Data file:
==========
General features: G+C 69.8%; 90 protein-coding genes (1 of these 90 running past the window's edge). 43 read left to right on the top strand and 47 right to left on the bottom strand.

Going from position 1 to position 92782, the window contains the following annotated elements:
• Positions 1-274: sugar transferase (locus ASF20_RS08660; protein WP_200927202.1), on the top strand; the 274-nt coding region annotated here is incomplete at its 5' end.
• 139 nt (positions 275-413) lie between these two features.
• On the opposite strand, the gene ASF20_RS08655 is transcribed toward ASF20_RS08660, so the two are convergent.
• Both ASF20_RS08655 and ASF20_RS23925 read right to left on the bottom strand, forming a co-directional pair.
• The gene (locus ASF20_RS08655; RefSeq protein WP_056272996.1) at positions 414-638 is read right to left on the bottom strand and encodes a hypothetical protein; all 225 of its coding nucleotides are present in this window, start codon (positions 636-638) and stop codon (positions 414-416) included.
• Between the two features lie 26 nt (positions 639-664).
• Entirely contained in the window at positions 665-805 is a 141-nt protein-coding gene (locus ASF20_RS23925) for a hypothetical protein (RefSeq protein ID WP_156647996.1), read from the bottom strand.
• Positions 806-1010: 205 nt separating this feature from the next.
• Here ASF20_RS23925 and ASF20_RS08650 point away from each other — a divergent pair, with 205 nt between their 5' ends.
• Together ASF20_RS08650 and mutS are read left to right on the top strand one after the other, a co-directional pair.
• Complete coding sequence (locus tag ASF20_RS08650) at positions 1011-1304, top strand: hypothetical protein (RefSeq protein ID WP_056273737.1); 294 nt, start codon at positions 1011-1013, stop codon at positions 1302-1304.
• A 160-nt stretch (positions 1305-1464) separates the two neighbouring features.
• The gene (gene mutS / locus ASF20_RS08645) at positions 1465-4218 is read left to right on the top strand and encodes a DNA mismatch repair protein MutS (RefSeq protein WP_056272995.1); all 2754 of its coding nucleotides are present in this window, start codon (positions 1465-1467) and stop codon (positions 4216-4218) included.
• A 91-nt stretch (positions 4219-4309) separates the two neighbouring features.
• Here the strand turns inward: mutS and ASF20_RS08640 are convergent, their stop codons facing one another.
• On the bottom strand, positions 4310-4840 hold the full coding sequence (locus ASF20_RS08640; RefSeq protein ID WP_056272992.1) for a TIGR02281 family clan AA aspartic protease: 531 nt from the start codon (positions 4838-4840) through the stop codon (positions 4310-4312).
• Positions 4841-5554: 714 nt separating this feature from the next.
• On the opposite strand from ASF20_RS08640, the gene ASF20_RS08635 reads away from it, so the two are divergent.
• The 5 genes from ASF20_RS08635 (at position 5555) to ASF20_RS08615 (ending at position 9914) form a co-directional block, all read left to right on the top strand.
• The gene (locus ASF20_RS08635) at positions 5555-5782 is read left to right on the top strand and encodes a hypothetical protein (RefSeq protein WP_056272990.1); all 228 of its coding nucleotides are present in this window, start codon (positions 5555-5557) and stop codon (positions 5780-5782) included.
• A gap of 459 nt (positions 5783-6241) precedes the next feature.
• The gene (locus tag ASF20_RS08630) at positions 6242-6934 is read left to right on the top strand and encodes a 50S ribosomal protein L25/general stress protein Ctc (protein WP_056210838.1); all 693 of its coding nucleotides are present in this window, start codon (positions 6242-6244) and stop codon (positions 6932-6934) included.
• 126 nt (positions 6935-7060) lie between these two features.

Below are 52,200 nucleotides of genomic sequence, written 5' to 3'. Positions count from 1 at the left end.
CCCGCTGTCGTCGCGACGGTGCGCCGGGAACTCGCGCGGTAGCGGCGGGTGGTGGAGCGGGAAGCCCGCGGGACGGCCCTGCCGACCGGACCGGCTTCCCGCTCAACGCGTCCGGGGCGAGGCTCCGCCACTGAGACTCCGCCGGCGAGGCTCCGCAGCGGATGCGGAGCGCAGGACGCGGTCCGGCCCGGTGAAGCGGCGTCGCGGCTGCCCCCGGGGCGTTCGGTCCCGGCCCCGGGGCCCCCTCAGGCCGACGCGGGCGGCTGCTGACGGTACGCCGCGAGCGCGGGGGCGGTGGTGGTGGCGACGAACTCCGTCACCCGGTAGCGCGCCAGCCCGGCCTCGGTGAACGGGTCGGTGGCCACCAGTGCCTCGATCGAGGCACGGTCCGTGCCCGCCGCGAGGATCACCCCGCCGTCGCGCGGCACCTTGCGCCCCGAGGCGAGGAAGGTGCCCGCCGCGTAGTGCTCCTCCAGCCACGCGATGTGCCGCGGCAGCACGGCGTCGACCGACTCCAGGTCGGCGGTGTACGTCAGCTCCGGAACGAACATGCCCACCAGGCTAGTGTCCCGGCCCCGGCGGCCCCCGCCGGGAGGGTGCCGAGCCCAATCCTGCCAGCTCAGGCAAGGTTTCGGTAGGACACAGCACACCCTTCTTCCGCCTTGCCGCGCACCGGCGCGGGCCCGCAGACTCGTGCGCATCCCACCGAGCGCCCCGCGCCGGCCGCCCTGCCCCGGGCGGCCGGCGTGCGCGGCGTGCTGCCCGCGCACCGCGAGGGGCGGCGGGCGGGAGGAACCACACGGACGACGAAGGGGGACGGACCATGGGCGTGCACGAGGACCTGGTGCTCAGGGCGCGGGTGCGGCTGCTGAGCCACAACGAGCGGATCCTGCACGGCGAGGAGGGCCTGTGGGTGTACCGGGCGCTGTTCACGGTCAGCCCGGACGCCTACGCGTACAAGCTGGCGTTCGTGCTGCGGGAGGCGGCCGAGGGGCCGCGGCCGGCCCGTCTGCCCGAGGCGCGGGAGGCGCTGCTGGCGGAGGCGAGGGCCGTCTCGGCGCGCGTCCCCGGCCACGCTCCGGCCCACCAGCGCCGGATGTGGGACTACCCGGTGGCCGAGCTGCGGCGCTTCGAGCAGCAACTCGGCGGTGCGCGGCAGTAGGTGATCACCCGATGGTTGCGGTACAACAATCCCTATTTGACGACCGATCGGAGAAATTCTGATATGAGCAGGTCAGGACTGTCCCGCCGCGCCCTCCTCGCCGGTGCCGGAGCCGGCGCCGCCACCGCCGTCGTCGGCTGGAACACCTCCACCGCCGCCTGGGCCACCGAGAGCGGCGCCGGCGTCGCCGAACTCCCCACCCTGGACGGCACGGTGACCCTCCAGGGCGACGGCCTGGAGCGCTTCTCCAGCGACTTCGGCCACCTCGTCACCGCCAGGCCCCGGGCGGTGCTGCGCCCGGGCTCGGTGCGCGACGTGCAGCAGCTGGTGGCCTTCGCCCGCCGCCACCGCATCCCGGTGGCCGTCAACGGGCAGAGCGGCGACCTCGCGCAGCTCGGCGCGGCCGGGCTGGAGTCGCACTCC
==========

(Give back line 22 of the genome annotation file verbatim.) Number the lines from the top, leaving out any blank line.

• The gene (locus ASF20_RS08635) at positions 5555-5782 is read left to right on the top strand and encodes a hypothetical protein (RefSeq protein WP_056272990.1); all 228 of its coding nucleotides are present in this window, start codon (positions 5555-5557) and stop codon (positions 5780-5782) included.